Foot and Mouth Disease (FMD) is a devastating disease of livestock caused by a Picornavirus. There are seven serotypes of the virus. All species of cloven-hoofed animals are susceptible. The disease is extremely contagious giving new meaning to FMD (Fast Moving Disease). Economic losses as a result of an FMD outbreak are likely to be very high. The disease is endemic to parts of Asia, Africa, the Middle East and South America.
SYMPTOMS and SIGNS
Cattle, domestic buffalo, sheep, goats, all wild ruminants and swine are highly susceptible. The disease presents with high temperature, lack of appetite, shivering, reduced milk production, smacking of the lips, teeth grinding, drooling. Vesicles or blisters appear in the mouth and nose, between the hooves of the feet and at the coronary band that rupture typically after 24 hours. The differential diagnoses to be made are mucosal disease, infectious bovine rhinotracheitis, bluetongue, and bovine mammillitis, papular stomatitis and viral diarrhea.
CAUSES and RELEVANCE to FLORIDA
The principal sources of virus are incubating and clinically affected animals, carriers (particularly convalescent animals and exposed vaccinates of cattle and water buffalo), but meat and animal by-products are the most likely mode of introduction into Florida. Transmission is by direct or indirect contact with breath, saliva, feces and urine. Under particularly favorable conditions, airborne transmission of infectious droplets can occur up to 35 miles over land or 185 miles over sea.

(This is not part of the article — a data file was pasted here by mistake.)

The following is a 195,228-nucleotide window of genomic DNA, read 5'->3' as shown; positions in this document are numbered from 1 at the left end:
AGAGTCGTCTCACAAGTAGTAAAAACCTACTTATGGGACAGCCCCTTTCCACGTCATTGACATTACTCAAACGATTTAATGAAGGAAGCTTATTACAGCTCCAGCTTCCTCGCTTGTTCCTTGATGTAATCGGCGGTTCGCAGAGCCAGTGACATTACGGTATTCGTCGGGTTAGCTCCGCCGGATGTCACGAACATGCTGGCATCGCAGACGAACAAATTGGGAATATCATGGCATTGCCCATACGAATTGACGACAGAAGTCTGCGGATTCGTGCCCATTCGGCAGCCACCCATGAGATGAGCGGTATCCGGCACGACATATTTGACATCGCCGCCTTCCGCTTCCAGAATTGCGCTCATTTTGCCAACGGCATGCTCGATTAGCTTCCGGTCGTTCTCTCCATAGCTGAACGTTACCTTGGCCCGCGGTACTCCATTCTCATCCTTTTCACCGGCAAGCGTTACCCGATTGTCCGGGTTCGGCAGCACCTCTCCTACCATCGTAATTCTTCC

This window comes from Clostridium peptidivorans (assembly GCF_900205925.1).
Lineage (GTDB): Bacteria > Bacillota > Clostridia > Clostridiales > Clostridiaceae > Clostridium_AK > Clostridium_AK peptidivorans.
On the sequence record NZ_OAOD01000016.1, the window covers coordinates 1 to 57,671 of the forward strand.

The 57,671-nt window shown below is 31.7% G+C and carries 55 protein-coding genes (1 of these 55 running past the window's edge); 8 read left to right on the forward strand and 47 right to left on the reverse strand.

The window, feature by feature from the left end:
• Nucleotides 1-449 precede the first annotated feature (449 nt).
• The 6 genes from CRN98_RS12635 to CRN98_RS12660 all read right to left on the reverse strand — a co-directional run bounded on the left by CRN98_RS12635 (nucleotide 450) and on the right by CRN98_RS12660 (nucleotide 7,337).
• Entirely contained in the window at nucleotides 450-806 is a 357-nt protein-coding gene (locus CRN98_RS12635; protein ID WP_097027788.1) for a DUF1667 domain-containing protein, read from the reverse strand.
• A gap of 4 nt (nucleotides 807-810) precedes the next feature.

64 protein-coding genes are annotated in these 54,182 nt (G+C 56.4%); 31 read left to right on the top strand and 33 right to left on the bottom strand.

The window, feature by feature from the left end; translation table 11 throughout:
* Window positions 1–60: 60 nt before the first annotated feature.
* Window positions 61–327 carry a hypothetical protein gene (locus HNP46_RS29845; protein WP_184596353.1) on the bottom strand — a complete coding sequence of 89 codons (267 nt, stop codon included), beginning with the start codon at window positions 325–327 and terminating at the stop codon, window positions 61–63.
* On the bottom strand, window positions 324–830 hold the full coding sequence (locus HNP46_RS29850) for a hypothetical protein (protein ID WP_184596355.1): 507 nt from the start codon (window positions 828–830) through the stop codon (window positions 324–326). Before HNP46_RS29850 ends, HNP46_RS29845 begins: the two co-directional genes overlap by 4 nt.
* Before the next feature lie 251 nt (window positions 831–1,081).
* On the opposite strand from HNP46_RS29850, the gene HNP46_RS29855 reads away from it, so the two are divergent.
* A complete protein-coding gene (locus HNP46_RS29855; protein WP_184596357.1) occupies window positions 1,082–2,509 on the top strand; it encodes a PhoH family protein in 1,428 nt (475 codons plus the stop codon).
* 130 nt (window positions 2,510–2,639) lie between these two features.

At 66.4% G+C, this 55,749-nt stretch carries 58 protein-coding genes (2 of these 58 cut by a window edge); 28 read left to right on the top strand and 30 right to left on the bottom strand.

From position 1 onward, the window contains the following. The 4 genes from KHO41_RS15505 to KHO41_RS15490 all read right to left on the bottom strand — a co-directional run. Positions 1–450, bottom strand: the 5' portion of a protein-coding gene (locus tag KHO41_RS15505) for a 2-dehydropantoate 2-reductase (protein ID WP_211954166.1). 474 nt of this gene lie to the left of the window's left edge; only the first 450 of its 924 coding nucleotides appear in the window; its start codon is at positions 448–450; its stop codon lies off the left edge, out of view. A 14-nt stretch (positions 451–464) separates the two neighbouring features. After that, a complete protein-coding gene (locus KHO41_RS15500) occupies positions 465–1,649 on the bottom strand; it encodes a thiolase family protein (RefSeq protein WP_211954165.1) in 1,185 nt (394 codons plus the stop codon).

TREATMENT/VACCINE AVAILABILITY and PREVENTION
The United States has been free of FMD since 1929. If FMD were ever to be diagnosed again in the USA in order to re-establish freedom, the disease would likely be eliminated by culling all infected animals and surrounding susceptible species. Vaccination can also be used to limit the impact of the disease, when associated with a range of other control measures such as surveillance, quarantine procedures, establishment of control zones, etc.
Regions free of FMD include North and Central America, Europe, Australasia, and Japan. Here, control is based upon prevention of introduction of the virus through rigorous importation regulation and quarantine. Few tools are available for prevention where these regulatory barriers are breached.